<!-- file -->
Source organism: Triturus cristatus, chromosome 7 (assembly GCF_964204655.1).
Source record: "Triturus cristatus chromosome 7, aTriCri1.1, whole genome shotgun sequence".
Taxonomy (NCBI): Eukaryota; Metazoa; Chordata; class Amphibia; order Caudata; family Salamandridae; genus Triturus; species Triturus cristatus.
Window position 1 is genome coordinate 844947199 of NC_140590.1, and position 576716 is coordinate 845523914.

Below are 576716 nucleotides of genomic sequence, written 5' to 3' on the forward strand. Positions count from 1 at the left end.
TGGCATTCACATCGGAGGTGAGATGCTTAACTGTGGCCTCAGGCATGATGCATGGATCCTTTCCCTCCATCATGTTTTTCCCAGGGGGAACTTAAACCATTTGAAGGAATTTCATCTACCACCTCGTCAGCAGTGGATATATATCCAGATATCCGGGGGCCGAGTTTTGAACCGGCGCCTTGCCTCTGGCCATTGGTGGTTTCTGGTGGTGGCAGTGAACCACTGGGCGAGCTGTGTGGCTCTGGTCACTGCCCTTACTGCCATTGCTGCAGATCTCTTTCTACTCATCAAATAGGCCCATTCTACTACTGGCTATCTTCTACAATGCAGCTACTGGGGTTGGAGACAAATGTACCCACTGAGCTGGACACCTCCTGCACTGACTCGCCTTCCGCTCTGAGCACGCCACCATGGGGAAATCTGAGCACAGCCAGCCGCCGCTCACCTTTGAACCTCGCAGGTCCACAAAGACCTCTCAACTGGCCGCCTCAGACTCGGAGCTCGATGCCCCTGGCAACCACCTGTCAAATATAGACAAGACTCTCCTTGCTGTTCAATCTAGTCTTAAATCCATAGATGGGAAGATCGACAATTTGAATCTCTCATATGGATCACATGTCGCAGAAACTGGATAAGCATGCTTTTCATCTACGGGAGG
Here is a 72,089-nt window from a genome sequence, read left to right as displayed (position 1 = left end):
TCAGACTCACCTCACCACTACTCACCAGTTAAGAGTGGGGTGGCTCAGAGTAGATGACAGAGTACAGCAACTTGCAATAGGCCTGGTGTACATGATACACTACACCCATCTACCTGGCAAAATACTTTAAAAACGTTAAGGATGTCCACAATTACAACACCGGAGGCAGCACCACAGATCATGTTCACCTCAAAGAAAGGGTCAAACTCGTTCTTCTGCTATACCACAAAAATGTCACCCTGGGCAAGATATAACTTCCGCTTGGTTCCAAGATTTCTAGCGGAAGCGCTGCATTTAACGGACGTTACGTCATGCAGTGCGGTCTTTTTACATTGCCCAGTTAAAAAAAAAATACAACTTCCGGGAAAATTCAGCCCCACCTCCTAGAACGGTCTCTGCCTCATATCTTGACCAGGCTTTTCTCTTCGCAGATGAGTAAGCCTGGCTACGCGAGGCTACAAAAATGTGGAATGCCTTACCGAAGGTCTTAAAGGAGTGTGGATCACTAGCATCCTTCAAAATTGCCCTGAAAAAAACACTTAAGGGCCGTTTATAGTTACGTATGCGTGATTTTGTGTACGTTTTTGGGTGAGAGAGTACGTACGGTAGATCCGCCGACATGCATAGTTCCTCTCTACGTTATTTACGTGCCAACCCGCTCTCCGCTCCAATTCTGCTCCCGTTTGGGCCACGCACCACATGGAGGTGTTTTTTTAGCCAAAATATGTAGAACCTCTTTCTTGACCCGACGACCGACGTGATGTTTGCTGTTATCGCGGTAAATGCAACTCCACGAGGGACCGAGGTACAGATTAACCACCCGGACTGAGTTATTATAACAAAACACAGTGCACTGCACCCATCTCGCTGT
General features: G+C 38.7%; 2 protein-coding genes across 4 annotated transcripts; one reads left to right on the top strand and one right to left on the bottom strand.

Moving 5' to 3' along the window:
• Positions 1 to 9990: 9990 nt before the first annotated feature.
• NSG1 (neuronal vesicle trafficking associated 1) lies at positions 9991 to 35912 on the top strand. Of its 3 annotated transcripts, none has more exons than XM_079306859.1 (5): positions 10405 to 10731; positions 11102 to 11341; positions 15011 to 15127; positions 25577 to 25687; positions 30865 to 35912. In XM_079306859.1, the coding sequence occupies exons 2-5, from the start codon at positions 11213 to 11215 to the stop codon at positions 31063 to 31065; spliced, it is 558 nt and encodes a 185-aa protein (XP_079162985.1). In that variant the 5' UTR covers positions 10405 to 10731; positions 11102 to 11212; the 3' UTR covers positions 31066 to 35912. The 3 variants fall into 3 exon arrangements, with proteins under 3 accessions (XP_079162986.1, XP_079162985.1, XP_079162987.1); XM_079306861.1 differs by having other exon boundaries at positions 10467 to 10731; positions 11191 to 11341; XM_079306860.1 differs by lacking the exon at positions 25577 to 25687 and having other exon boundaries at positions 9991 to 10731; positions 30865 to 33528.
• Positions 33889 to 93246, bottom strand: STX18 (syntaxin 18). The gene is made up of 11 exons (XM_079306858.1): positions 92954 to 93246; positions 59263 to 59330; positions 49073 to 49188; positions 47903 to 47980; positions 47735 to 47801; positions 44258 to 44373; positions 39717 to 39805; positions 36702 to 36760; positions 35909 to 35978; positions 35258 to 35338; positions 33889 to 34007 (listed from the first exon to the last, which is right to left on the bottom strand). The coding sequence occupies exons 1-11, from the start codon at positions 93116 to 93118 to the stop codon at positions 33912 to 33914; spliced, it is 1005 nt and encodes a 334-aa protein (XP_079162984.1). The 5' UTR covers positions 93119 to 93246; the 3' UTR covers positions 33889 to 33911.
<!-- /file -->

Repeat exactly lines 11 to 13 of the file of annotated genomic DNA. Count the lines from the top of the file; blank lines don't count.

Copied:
• Positions 1 to 9990: 9990 nt before the first annotated feature.
• NSG1 (neuronal vesicle trafficking associated 1) lies at positions 9991 to 35912 on the top strand. Of its 3 annotated transcripts, none has more exons than XM_079306859.1 (5): positions 10405 to 10731; positions 11102 to 11341; positions 15011 to 15127; positions 25577 to 25687; positions 30865 to 35912. In XM_079306859.1, the coding sequence occupies exons 2-5, from the start codon at positions 11213 to 11215 to the stop codon at positions 31063 to 31065; spliced, it is 558 nt and encodes a 185-aa protein (XP_079162985.1). In that variant the 5' UTR covers positions 10405 to 10731; positions 11102 to 11212; the 3' UTR covers positions 31066 to 35912. The 3 variants fall into 3 exon arrangements, with proteins under 3 accessions (XP_079162986.1, XP_079162985.1, XP_079162987.1); XM_079306861.1 differs by having other exon boundaries at positions 10467 to 10731; positions 11191 to 11341; XM_079306860.1 differs by lacking the exon at positions 25577 to 25687 and having other exon boundaries at positions 9991 to 10731; positions 30865 to 33528.
• Positions 33889 to 93246, bottom strand: STX18 (syntaxin 18). The gene is made up of 11 exons (XM_079306858.1): positions 92954 to 93246; positions 59263 to 59330; positions 49073 to 49188; positions 47903 to 47980; positions 47735 to 47801; positions 44258 to 44373; positions 39717 to 39805; positions 36702 to 36760; positions 35909 to 35978; positions 35258 to 35338; positions 33889 to 34007 (listed from the first exon to the last, which is right to left on the bottom strand). The coding sequence occupies exons 1-11, from the start codon at positions 93116 to 93118 to the stop codon at positions 33912 to 33914; spliced, it is 1005 nt and encodes a 334-aa protein (XP_079162984.1). The 5' UTR covers positions 93119 to 93246; the 3' UTR covers positions 33889 to 33911.